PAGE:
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Do NOT use only CHECKSUM or BINARY_CHECKSUM as sole comparison in SQL, use HASHBYTES instead

We had a process ot using BizTalk to take in a reference file, then send data in via a table_type parameter in a stored procedure.  The stored procedure uses a MERGE statement to insert and update; the update part of which does a CHECKSUM first to determine whether an update is even necessary.

Then it happened, we had a reference row that should have been updated by the latest file, but it wasn’t done.  We checked the incoming and outgoing BizTalk Message in and out of the pipeline; everything looked normal.  Then we decided to take out the CHECKSUM part and the update succeeded.

In reading over the Microsoft documentation, I was absolutely shocked when I read this in the remarks section:

However, there is a small chance that the checksum will not change. For this reason, we do not recommend using CHECKSUM to detect whether values have changed, unless your application can tolerate occasionally missing a change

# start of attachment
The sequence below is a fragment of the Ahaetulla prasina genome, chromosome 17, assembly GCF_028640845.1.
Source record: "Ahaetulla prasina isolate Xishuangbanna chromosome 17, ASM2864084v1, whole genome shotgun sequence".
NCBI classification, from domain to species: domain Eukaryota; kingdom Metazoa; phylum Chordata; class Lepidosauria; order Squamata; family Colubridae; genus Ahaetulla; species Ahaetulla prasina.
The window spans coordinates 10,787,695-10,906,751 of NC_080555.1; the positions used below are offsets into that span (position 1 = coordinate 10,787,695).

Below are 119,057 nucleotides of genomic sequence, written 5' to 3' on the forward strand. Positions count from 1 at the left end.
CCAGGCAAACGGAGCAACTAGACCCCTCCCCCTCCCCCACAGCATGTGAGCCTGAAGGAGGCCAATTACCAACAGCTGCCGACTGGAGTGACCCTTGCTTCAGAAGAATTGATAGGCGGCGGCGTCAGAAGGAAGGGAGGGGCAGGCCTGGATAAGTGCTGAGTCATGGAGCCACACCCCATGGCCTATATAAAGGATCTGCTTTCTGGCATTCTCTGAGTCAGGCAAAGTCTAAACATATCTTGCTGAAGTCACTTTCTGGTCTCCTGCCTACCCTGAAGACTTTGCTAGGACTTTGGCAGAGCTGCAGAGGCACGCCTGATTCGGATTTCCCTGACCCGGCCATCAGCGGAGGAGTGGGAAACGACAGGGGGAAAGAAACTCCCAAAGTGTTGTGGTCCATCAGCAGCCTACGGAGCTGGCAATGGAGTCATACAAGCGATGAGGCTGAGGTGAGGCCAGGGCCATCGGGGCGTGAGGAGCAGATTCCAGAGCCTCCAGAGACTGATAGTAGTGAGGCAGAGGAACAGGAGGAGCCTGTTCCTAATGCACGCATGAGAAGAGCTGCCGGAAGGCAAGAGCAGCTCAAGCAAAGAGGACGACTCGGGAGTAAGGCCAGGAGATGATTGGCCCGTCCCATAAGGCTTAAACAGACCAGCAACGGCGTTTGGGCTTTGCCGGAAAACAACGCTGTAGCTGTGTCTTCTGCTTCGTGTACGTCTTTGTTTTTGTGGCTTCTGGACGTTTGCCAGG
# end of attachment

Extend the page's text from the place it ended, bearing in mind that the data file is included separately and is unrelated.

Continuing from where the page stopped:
Then I checked the page for BINARY_CHECKSUM, a similar remark exists.

According to these 2 articles, we should be using HASHBYTES().

Personally, I was really shocked to find a function in any database that “most of the time” does its job.  I really do not know any system that tolerates “occasional” mistakes, or maybe it’s that I haven’t worked in enough industries.  I equate this to getting a notice on your bank statement saying “we might not have all your transaction listed, and we don’t know for sure whether we have them all”.

I love quantum physics, but not in my computer systems.

[Update 2012-10-19]

I updated the title of this post to give more clarity to what I was trying to say.  You can read the comments below to follow the discussion.  I’m really fortunate that so many smart people decided to participate in this discussion to make this post better.

Here is an article that articulates the original idea of this post: 

This article is part of the GWB Archives. Original Author: My Digital Life in Data Flow

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